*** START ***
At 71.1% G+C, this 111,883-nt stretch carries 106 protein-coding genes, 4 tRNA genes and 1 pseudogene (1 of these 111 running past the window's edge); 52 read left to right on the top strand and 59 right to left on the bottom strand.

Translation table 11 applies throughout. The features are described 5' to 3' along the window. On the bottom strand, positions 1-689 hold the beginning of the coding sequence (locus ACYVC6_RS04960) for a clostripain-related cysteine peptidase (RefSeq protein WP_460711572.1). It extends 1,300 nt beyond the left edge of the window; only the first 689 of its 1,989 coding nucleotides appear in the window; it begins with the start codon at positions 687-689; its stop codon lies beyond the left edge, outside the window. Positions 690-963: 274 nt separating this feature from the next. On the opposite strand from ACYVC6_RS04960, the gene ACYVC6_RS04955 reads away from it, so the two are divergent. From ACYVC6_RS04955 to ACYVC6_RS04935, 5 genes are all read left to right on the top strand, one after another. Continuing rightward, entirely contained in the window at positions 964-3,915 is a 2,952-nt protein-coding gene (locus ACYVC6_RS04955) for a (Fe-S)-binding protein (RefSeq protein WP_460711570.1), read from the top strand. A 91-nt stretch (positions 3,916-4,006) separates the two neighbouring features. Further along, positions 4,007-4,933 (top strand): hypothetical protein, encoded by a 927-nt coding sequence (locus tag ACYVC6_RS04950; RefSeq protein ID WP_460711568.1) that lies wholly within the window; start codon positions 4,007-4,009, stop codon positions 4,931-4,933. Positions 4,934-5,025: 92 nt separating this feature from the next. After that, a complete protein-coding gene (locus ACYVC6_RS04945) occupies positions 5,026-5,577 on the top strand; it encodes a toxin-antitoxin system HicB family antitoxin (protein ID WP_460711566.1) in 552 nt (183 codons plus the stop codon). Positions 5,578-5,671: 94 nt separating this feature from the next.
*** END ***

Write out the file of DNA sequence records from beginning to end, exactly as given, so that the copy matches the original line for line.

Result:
At 71.1% G+C, this 111,883-nt stretch carries 106 protein-coding genes, 4 tRNA genes and 1 pseudogene (1 of these 111 running past the window's edge); 52 read left to right on the top strand and 59 right to left on the bottom strand.

Translation table 11 applies throughout. The features are described 5' to 3' along the window. On the bottom strand, positions 1-689 hold the beginning of the coding sequence (locus ACYVC6_RS04960) for a clostripain-related cysteine peptidase (RefSeq protein WP_460711572.1). It extends 1,300 nt beyond the left edge of the window; only the first 689 of its 1,989 coding nucleotides appear in the window; it begins with the start codon at positions 687-689; its stop codon lies beyond the left edge, outside the window. Positions 690-963: 274 nt separating this feature from the next. On the opposite strand from ACYVC6_RS04960, the gene ACYVC6_RS04955 reads away from it, so the two are divergent. From ACYVC6_RS04955 to ACYVC6_RS04935, 5 genes are all read left to right on the top strand, one after another. Continuing rightward, entirely contained in the window at positions 964-3,915 is a 2,952-nt protein-coding gene (locus ACYVC6_RS04955) for a (Fe-S)-binding protein (RefSeq protein WP_460711570.1), read from the top strand. A 91-nt stretch (positions 3,916-4,006) separates the two neighbouring features. Further along, positions 4,007-4,933 (top strand): hypothetical protein, encoded by a 927-nt coding sequence (locus tag ACYVC6_RS04950; RefSeq protein ID WP_460711568.1) that lies wholly within the window; start codon positions 4,007-4,009, stop codon positions 4,931-4,933. Positions 4,934-5,025: 92 nt separating this feature from the next. After that, a complete protein-coding gene (locus ACYVC6_RS04945) occupies positions 5,026-5,577 on the top strand; it encodes a toxin-antitoxin system HicB family antitoxin (protein ID WP_460711566.1) in 552 nt (183 codons plus the stop codon). Positions 5,578-5,671: 94 nt separating this feature from the next.